Central banks and finance ministries currently hold more than 33,000 tons of gold worth about $1.4 trillion, at today’s prices. These authorities are among the world’s largest holders of gold.
While the United States, like in many economic and financial measures, leads the pack with the most gold of any nation, at more than 8,100 tons of the precious metal, other countries with the most gold may be less obvious.
In addition to holding its own gold, nations such as the United States and the United Kingdom have been repositories for other nations’ gold. That is not surprising given America’s position as a secure bastion after World War II and the Bank of England’s reputation for security.
In recent years, however, nations such as the Netherlands, Germany, Austria, and Belgium have begun repatriating their sovereign gold. Part of the reason is the changing monetary policy of central banks such as the U.S. Federal Reserve.
Of the top 20 gold-holding nations, five have added to their stores of the precious metal over the last 10 years — Turkey, Kazakhstan, India, China, and Russia. They are doing so as a way to diversify their reserves away from dollar-denominated securities. Germany and France have reduced their gold inventory, while the remaining countries on the top 20 list have left their reserve total virtually unchanged.
24/7 Wall St. has compiled a list of the countries that control the world’s gold. Many nations on this list rank among the wealthiest countries in the world. We reviewed data from the World Gold Council, as well as mining and engineering websites, national mint sources, and media reports about stories pertaining to gold. 24/7 Wall St. also considered information from the International Financial Reporting Standards Foundation, a nonprofit that seeks accountability, transparency and efficiency in financial markets around the world.
> Gold reserves in USD as of Q4 2018: $10.4 billion
> Gold reserves in metric tonnes as of Q4 2018: 254
> Gold as % of total reserves: 12.7%
> GDP: $2.0 trillion ($25,135 per capita)
> Population: 80.7 million
Given its geographical importance, gold has played a key role in Turkey’s history. Merchants traded gold coins in ancient Lydia, and Turks have historically used gold as a hedge against inflation and weak currency. Turkey has been buying gold from Venezuela at a rapid pace recently. The struggling South American country is seeking cash because revenue from its petroleum reserves has declined. The United States is concerned that some of the gold may go to Iran through Turkey, a violation of American sanctions against Iran. Turkey has boosted its metric tonnage of gold by more than 118% to 254 tons over the last 10 years.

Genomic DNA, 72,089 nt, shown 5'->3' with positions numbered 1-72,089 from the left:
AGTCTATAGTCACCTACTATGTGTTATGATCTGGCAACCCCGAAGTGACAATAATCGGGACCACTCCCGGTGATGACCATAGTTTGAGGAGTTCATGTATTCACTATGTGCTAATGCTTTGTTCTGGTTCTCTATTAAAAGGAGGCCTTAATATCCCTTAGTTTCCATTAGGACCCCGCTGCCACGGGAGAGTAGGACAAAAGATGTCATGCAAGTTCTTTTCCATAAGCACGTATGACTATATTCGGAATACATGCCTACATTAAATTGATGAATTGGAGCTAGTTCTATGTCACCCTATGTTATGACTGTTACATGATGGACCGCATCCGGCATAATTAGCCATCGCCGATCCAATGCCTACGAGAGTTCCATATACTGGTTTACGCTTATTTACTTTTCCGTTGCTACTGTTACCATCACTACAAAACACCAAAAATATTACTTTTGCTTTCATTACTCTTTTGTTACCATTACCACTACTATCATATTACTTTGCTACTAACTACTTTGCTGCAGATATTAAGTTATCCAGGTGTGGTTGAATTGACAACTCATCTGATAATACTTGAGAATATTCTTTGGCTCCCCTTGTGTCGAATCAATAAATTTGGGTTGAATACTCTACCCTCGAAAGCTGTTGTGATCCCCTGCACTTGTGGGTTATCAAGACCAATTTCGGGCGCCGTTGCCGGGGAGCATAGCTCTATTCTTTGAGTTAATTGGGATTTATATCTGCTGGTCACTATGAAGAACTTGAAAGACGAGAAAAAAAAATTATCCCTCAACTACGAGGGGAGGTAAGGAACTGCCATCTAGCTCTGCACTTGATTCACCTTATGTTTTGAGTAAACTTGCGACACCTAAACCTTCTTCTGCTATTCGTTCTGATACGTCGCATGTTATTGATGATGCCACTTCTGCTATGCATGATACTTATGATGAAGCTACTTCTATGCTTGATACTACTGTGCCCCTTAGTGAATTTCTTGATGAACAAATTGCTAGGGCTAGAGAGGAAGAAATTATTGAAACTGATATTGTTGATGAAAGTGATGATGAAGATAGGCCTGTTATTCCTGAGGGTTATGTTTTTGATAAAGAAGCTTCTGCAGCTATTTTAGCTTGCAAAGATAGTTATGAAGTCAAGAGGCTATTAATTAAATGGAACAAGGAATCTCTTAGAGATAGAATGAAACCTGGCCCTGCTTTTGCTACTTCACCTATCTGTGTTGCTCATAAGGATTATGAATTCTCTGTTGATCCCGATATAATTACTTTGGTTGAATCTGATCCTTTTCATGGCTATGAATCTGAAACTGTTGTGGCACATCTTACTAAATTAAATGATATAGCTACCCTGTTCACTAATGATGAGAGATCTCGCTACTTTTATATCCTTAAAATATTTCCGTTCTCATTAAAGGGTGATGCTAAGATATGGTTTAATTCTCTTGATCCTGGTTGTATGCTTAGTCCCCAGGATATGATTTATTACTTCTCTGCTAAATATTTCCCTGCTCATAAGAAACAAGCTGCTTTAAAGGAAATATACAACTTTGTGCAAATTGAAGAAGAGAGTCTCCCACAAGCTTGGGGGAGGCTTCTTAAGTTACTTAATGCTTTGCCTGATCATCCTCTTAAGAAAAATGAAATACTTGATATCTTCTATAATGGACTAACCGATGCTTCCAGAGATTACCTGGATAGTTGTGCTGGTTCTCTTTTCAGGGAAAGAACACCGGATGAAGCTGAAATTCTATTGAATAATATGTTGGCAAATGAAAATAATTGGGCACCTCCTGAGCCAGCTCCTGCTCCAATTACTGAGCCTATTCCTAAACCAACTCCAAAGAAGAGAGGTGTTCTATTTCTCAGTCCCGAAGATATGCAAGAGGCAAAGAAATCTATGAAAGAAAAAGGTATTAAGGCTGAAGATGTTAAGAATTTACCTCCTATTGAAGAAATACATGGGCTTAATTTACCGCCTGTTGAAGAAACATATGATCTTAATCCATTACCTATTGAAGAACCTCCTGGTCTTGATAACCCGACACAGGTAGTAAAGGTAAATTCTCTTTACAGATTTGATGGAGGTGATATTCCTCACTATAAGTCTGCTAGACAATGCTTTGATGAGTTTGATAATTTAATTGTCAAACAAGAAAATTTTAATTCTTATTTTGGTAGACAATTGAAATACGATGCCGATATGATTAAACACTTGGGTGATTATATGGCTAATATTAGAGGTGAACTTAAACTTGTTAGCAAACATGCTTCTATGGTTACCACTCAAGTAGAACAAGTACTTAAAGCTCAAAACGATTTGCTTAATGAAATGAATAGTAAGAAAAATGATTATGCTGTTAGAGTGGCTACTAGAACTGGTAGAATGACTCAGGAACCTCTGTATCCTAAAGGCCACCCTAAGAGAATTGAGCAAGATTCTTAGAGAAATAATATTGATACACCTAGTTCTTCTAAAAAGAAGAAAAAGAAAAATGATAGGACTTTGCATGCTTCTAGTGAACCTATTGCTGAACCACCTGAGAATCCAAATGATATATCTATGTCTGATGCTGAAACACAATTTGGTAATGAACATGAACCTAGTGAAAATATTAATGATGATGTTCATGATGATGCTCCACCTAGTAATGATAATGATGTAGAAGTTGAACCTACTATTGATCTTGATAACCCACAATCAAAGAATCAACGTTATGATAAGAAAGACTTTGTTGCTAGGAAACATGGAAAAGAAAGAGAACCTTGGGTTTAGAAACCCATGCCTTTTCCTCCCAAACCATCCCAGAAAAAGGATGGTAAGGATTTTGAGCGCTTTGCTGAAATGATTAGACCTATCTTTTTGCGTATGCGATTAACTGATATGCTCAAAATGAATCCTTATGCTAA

> Gold reserves in USD as of Q4 2018: $11.5 billion
> Gold reserves in metric tonnes as of Q4 2018: 280
> Gold as % of total reserves: 49.7%
> GDP: $400.3 billion ($45,437 per capita)
> Population: 8.8 million
Gold was first mined in Austria 2,000 years ago, primarily in the Rauris and Gastein Valleys. Gold extraction has fallen since, but mining activity continues in the country. Austria is home to the Austrian Mint, which dates from medieval times and is one of Europe’s oldest mints. It is renowned for its minting expertise and coin production.
> Gold reserves in USD as of Q4 2018: $11.6 billion
> Gold reserves in metric tonnes as of Q4 2018: 282
> Gold as % of total reserves: 16.4%
> GDP: $1.6 trillion ($34,272 per capita)
> Population: 46.6 million
Spain gained gold wealth from extracting the precious metal from mines in areas where the Incas lived in South America in the 16th century. The Spanish used gold to pay off debts and bankroll the religious wars in subsequent centuries. An interesting economic theory suggests that the influx of gold led to Spain’s decline as a great power because the Spanish had so much gold they could buy goods instead of investing in means of production to produce those goods.
> Gold reserves in USD as of Q4 2018: $11.8 billion
> Gold reserves in metric tonnes as of Q4 2018: 287
> Gold as % of total reserves: 22.5%
> GDP: $80.2 billion ($13,191 per capita)
> Population: 6.1 million
Lebanon, the least populous nation on the list with just over 6 million people, has the world’s second largest reserves of gold per capita of any nation. Gold has been a big part of Lebanon’s history because of its maritime tradition. Lebanon controls 287 metric tons of gold, unchanged over the last 10 years.
16. United Kingdom
> Gold reserves in USD as of Q4 2018: $12.8 billion
> Gold reserves in metric tonnes as of Q4 2018: 310
> Gold as % of total reserves: 7.4%
> GDP: $2.6 trillion ($39,753 per capita)
> Population: 66.0 million
Given its colonial history, the United Kingdom has accumulated gold over hundreds of years from the countries where it held sway. The U.K. currently has no operating gold mines. The Bank of England has a well-earned reputation for safety and security, and many nations store their gold reserves there. It has the second largest vault in the world after the New York Federal Reserve.